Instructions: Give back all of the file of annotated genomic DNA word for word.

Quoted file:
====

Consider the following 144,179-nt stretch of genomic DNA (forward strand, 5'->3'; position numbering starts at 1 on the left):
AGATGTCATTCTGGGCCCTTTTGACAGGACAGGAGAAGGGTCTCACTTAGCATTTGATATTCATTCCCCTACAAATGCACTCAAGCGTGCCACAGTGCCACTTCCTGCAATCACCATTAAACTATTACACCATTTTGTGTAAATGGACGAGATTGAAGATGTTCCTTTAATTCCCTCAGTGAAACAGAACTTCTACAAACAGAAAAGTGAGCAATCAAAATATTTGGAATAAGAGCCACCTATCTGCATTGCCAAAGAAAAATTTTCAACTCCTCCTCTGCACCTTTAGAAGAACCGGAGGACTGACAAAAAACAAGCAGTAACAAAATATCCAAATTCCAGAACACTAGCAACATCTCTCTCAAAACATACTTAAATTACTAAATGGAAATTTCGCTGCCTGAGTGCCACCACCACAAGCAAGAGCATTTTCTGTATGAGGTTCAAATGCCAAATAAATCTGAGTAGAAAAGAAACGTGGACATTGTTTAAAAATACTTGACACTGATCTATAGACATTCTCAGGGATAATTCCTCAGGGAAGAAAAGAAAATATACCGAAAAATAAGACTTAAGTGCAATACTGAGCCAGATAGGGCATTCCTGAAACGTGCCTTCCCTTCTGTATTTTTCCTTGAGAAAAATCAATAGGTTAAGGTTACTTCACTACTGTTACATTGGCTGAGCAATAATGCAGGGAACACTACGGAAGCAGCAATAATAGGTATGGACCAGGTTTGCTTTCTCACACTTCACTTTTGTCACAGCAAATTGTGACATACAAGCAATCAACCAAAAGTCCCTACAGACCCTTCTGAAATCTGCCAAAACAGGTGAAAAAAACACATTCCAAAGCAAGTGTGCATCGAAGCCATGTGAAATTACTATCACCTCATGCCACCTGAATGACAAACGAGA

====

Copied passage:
Consider the following 144,179-nt stretch of genomic DNA (forward strand, 5'->3'; position numbering starts at 1 on the left):
AGATGTCATTCTGGGCCCTTTTGACAGGACAGGAGAAGGGTCTCACTTAGCATTTGATATTCATTCCCCTACAAATGCACTCAAGCGTGCCACAGTGCCACTTCCTGCAATCACCATTAAACTATTACACCATTTTGTGTAAATGGACGAGATTGAAGATGTTCCTTTAATTCCCTCAGTGAAACAGAACTTCTACAAACAGAAAAGTGAGCAATCAAAATATTTGGAATAAGAGCCACCTATCTGCATTGCCAAAGAAAAATTTTCAACTCCTCCTCTGCACCTTTAGAAGAACCGGAGGACTGACAAAAAACAAGCAGTAACAAAATATCCAAATTCCAGAACACTAGCAACATCTCTCTCAAAACATACTTAAATTACTAAATGGAAATTTCGCTGCCTGAGTGCCACCACCACAAGCAAGAGCATTTTCTGTATGAGGTTCAAATGCCAAATAAATCTGAGTAGAAAAGAAACGTGGACATTGTTTAAAAATACTTGACACTGATCTATAGACATTCTCAGGGATAATTCCTCAGGGAAGAAAAGAAAATATACCGAAAAATAAGACTTAAGTGCAATACTGAGCCAGATAGGGCATTCCTGAAACGTGCCTTCCCTTCTGTATTTTTCCTTGAGAAAAATCAATAGGTTAAGGTTACTTCACTACTGTTACATTGGCTGAGCAATAATGCAGGGAACACTACGGAAGCAGCAATAATAGGTATGGACCAGGTTTGCTTTCTCACACTTCACTTTTGTCACAGCAAATTGTGACATACAAGCAATCAACCAAAAGTCCCTACAGACCCTTCTGAAATCTGCCAAAACAGGTGAAAAAAACACATTCCAAAGCAAGTGTGCATCGAAGCCATGTGAAATTACTATCACCTCATGCCACCTGAATGACAAACGAGA